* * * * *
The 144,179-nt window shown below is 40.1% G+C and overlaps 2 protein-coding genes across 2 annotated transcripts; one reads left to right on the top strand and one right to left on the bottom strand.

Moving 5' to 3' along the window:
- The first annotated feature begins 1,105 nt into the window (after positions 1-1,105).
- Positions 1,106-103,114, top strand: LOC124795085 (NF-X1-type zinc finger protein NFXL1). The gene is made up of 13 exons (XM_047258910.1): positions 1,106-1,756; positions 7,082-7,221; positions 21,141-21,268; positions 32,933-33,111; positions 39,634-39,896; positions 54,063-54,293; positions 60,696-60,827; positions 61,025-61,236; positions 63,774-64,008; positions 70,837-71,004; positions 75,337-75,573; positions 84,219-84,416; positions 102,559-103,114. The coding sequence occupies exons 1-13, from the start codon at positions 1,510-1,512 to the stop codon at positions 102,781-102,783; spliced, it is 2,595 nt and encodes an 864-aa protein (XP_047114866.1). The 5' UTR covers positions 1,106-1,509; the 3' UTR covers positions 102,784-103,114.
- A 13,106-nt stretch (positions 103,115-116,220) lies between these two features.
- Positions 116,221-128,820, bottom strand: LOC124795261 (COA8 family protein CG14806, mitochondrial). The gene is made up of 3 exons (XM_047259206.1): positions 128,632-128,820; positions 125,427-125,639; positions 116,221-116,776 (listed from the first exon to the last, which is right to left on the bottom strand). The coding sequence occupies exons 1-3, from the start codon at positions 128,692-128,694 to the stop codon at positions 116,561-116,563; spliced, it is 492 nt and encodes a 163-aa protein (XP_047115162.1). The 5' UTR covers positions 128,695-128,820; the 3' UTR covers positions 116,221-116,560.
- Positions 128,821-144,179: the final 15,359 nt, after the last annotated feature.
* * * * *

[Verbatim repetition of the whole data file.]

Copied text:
The 144,179-nt window shown below is 40.1% G+C and overlaps 2 protein-coding genes across 2 annotated transcripts; one reads left to right on the top strand and one right to left on the bottom strand.

Moving 5' to 3' along the window:
- The first annotated feature begins 1,105 nt into the window (after positions 1-1,105).
- Positions 1,106-103,114, top strand: LOC124795085 (NF-X1-type zinc finger protein NFXL1). The gene is made up of 13 exons (XM_047258910.1): positions 1,106-1,756; positions 7,082-7,221; positions 21,141-21,268; positions 32,933-33,111; positions 39,634-39,896; positions 54,063-54,293; positions 60,696-60,827; positions 61,025-61,236; positions 63,774-64,008; positions 70,837-71,004; positions 75,337-75,573; positions 84,219-84,416; positions 102,559-103,114. The coding sequence occupies exons 1-13, from the start codon at positions 1,510-1,512 to the stop codon at positions 102,781-102,783; spliced, it is 2,595 nt and encodes an 864-aa protein (XP_047114866.1). The 5' UTR covers positions 1,106-1,509; the 3' UTR covers positions 102,784-103,114.
- A 13,106-nt stretch (positions 103,115-116,220) lies between these two features.
- Positions 116,221-128,820, bottom strand: LOC124795261 (COA8 family protein CG14806, mitochondrial). The gene is made up of 3 exons (XM_047259206.1): positions 128,632-128,820; positions 125,427-125,639; positions 116,221-116,776 (listed from the first exon to the last, which is right to left on the bottom strand). The coding sequence occupies exons 1-3, from the start codon at positions 128,692-128,694 to the stop codon at positions 116,561-116,563; spliced, it is 492 nt and encodes a 163-aa protein (XP_047115162.1). The 5' UTR covers positions 128,695-128,820; the 3' UTR covers positions 116,221-116,560.
- Positions 128,821-144,179: the final 15,359 nt, after the last annotated feature.